When we think about people who don’t have enough to eat, developing nations come to mind, or cities and towns distant from our own neighborhoods. But people are going hungry on Main Street every day, in every neighborhood in America.
According to national nonprofit Share Our Strength, more than 16 million children across our nation live in households that struggle to put food on the table. That’s one in five children. Congressman Jim McGovern (D-Mass.) put it best: “We’re the United States of America, richest country on the planet, and there’s not a single community that’s hunger-free.”
On Saturday evening, the Food Network aired an eye-opening special about childhood hunger called Hunger Hits Home. The one-hour television program brought America’s hunger crisis right into people’s living rooms and showed that while we don’t necessarily see hungry people on the street every day, they are in our midst due to the economic downturn, health and financial setbacks, and other issues that anyone in America could face.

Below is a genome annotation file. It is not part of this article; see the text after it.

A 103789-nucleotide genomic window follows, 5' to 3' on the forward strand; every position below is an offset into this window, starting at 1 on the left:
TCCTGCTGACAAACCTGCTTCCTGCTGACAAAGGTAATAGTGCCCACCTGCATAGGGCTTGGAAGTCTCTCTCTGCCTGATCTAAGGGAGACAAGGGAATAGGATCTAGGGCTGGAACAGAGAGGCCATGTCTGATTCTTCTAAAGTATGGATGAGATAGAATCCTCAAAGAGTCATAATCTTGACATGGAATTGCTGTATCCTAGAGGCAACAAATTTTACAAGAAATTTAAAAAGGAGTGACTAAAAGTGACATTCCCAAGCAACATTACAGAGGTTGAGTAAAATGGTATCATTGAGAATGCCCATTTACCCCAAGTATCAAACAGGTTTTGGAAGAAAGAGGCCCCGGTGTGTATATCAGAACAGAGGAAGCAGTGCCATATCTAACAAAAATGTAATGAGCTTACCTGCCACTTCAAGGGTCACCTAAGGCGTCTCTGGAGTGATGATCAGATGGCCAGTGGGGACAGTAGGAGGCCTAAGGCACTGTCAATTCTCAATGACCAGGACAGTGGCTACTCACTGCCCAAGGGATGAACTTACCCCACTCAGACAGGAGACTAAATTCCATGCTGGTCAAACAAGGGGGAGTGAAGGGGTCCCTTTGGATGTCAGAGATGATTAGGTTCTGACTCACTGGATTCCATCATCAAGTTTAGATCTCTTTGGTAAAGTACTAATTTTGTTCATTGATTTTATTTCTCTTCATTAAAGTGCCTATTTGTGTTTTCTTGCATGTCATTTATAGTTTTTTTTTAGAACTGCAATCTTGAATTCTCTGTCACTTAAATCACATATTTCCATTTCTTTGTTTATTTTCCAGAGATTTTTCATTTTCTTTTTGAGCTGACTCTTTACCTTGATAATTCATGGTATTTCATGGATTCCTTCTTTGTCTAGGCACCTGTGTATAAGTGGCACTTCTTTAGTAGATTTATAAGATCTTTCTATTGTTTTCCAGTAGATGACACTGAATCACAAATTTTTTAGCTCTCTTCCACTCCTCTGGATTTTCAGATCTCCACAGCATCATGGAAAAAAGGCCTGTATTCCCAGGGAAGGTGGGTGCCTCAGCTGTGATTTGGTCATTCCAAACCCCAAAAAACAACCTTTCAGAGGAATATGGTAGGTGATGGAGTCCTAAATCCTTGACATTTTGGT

Hunger Hits Home profiled three families working hard just to stay afloat. In particular, the Walker family in Norfolk, Va., saw a direct correlation between a lack of food and academic success.
“I’ve always been an A student, but when I got to middle school it kind of fell off,” 16-year-old Icarus Walker said. After Icarus’ mother lost her job as a bus driver and his father was laid off and had to take a low-paying job, the young student and his three siblings were forced to survive on a diet that consisted entirely of ramen noodles.
“Having that fear, wondering what we’re going to eat tonight…I can see it in my report cards,” said Icarus.
Communities In Schools understands the connection between food and accomplishment. When a student doesn’t know what, or when, his or her next meal will be, that young person absolutely cannot focus on school, extracurricular activities or the future.
Across the country, Communities In Schools is working to make sure that students and their families at risk of going hungry have enough to eat. From food backpack programs, where we give students enough nutritious food to get them through weekends, to site coordinators hand-delivering meals to students’ homes during summer break, our staff and volunteers are dedicated to making sure children’s bodies are nourished so they can focus on nourishing their minds.
Hunger Hits Home made it clear that America’s hunger crisis is occurring in every neighborhood in the United States. And they also make it clear that when everyone contributes to making a difference, we can stop hunger in its tracks and give every child a healthy, happy future.
Watch the full special: